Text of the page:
“Keep an eye to the future, an ear to the past, and after thinking it over notice nothing much lasts.” —Robert Hunter, singer-songwriter
Artificial intelligence (AI) has been very much in the news lately. Most of us have heard the warnings about how AI can lead to the destruction of humanity. It is a well-known fact that any advance in technology will lead to new possibilities for abuse. But these advances can be a powerful force for good as well.
For a definition of what AI actually is, I turned to a corporation that has been working with these matters for quite a while: IBM. On its website, it states, “At its simplest form, artificial intelligence is a field, which combines computer science and robust datasets, to enable problem-solving.” It is worth noting that an AI program called Deep Blue, running on an IBM supercomputer, defeated the reigning world chess champion in the 1990s.
You could go back centuries to find warnings about our creations turning against us. Mary Shelley’s Frankenstein or Karel Capek’s R.U.R. come to mind. IBM rightly begins its AI timeline with Alan Turing’s seminal work “Computing Machinery and Intelligence” from 1950. In it, he described the Turing test, wherein a human would send text messages to someone they cannot see. By the responses, they must decide whether the correspondent is a human or a clever machine masquerading as a person.
Musing on AI Capabilities
I suspect the reason AI has become such a phenomenon is that the technology has made great progress in creating sounds and images that could be mistaken for real people and things. This led me to develop a wish list of what AI might accomplish.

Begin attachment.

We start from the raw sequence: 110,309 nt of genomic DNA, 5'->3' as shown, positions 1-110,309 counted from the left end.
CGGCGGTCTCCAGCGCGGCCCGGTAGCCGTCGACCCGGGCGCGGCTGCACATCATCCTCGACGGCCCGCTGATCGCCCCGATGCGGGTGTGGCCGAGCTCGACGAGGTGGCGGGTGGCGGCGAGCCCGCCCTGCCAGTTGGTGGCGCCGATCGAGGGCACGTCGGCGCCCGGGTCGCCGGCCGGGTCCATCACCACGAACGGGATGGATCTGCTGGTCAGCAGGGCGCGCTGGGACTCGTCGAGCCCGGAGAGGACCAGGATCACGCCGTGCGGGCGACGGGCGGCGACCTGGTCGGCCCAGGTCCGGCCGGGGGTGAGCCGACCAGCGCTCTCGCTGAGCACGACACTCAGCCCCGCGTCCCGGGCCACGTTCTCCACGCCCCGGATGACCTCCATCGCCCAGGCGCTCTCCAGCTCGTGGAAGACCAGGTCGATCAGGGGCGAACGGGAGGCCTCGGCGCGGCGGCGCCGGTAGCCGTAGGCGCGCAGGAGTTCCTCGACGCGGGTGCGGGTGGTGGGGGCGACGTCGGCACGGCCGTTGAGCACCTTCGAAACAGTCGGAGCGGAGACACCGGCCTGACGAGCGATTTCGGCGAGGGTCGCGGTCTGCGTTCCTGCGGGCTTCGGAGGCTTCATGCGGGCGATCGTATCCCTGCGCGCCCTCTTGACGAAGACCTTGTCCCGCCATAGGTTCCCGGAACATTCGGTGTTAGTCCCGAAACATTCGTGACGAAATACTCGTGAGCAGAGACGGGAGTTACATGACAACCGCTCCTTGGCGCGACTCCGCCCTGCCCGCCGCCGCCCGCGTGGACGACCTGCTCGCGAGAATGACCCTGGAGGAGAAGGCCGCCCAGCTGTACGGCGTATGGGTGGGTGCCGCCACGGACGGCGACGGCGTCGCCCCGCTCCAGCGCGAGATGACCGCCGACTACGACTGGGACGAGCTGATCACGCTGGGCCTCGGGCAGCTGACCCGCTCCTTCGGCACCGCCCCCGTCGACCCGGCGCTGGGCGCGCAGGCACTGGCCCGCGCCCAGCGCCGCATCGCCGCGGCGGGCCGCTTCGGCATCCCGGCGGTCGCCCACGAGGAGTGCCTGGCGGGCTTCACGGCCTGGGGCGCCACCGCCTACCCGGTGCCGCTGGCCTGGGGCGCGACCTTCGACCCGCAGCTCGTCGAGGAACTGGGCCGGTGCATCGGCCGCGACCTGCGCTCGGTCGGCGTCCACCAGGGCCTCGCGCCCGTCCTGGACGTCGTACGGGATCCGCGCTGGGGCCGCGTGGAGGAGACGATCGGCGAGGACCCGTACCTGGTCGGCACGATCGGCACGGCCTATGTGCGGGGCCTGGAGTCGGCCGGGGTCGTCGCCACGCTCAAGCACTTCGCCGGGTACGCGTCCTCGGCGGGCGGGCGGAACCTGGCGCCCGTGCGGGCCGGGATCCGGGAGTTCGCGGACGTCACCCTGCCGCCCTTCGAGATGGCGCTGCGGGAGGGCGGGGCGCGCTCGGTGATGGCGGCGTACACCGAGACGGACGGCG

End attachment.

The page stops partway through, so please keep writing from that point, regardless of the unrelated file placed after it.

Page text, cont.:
Text-to-speech functionality has been with us for decades. In the 1980s, physicist Stephen Hawking brought this into the mainstream, but his robotic voice would not translate well to the reading of audiobooks, unless they had been written by Hawking himself. Now AI can emulate any voice. Imagine the possibilities for ebooks. You could have James Dean reading East of Eden and other John Steinbeck works, Peter O’Toole reading the works of Thomas Hardy, or Cary Grant reading light mysteries. The technology is there, but the legal issues with the estates of those actors would be the real concern.
A few months ago, I met a Long Island fisherman who had fallen off the back of his boat while the rest of his crew was asleep. By the time the Coast Guard had mounted a full-scale search, he had been in the water for hours. As he held on to a flotation device, he could see planes and helicopters flying by and boats with a quarter mile of him. The technology running the search was human eyes behind binoculars. Imagine if the Coast Guard could use high-definition, real-time video matched with an AI program to find any anomalies in the water. The technology exists—somebody just has to implement it.
Speaking With an Expert
I had the good fortune to have a video call with Almin Surani, who holds the title of global nonprofit digital transformation lead at Avanade, an Accenture and Microsoft company. He started by telling me about an elderly woman who was scammed by an AI machine that emulated the voice of her grandson perfectly. He told me that there is so much possibility for evil in technology that those of us who are trying to make the world a better place must work harder than ever to make AI perform for good.
Surani is a Toronto-based IT expert who has worked with nonprofit enterprises for decades. He began his career with the Canadian Red Cross, rising to a 10-year run as CIO from 2008 to 2018. He told me that he spotted the convergence of AI and nonprofit enterprises years ago and has finally landed in a position where he can make those possibilities a reality.
We talked about some of the specific things that AI could do for a nonprofit. Heading the list was finding ways for organizations to do a better job of getting to know their donors and tailoring communications to the individuals instead of just sending out blanket messages. We discussed possibilities such as symphony orchestras sending personalized streaming playlists to their major donors.